Briefly stated, the invention to be described in greater detail below is directed to method and apparatus for conducting heat between an article being treated and a mounting member. In accordance with the present invention a gas under pressure is introduced between the article and the mounting member and provides sufficient conductivity to allow temperature control of the wafer.

Conductivity of a gas versus pressure is relatively flat from approximately 3,000 psi to 5/760 of an atmosphere at which level conductivity decays rapidly. Experimentation has shown that gas between a silicon wafer and a flat plate in the pressure range of about 0.5 to 2 Torr has a very low diffusion rate into the void of the vacuum system while at the same time providing sufficient thermal conductivity to maintain the temperature of the wafer at appropriate levels.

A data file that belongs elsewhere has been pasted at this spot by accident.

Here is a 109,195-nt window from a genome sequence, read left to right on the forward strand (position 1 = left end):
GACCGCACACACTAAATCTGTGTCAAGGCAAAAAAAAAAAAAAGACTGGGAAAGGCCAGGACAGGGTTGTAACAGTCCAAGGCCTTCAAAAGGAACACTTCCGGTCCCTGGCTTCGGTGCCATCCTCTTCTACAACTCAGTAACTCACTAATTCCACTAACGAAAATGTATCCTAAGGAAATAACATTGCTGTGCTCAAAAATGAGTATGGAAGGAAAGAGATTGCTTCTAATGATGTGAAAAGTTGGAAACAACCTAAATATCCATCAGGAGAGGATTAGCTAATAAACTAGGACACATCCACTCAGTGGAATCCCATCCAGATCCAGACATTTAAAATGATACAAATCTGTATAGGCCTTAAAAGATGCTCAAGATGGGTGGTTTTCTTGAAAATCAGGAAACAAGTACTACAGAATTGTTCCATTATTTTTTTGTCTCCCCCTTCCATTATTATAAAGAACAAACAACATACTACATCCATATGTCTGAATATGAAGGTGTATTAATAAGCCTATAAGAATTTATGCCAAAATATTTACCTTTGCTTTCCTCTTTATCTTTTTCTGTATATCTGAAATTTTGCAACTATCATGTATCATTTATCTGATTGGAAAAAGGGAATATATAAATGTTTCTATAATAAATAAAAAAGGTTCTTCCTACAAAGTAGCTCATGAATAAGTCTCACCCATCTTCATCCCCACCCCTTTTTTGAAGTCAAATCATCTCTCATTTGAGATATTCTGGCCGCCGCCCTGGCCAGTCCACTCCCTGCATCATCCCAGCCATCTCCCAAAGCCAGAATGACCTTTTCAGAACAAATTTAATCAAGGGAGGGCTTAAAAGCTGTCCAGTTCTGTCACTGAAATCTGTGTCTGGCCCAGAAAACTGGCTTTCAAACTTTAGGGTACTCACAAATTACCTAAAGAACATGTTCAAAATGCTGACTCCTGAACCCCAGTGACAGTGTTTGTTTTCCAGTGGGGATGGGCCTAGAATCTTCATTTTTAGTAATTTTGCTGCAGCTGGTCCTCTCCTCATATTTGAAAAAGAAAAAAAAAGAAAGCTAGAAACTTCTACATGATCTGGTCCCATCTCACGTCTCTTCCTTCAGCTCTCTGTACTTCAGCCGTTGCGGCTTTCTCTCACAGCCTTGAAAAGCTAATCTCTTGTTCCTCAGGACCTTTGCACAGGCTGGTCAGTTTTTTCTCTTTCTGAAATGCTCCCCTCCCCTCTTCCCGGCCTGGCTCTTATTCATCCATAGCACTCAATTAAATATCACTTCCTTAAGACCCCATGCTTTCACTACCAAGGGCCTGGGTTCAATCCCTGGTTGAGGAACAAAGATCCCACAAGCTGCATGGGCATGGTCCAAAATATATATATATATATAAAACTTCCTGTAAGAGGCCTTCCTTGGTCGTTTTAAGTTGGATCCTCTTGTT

In accordance with another aspect of the present invention the wafer is clamped against the support member which both limits the excess flow of gas as well as produces a small path length for thermal conduction.

In accordance with another aspect of the present invention a seal can be provided between the wafer and the support member adjacent the periphery of the wafer thereby further limiting the escape of the gas into the vacuum chamber.

Other features and advantages of the present invention will become more apparent upon a perusal of the following specification taken in conjunction with the accompanying drawings wherein similar characters of reference refer to similar structural elements in each of the several views.

DESCRIPTION OF THE DRAWINGS

FIG. 1 is a schematic block diagram illustrating one application of the present invention.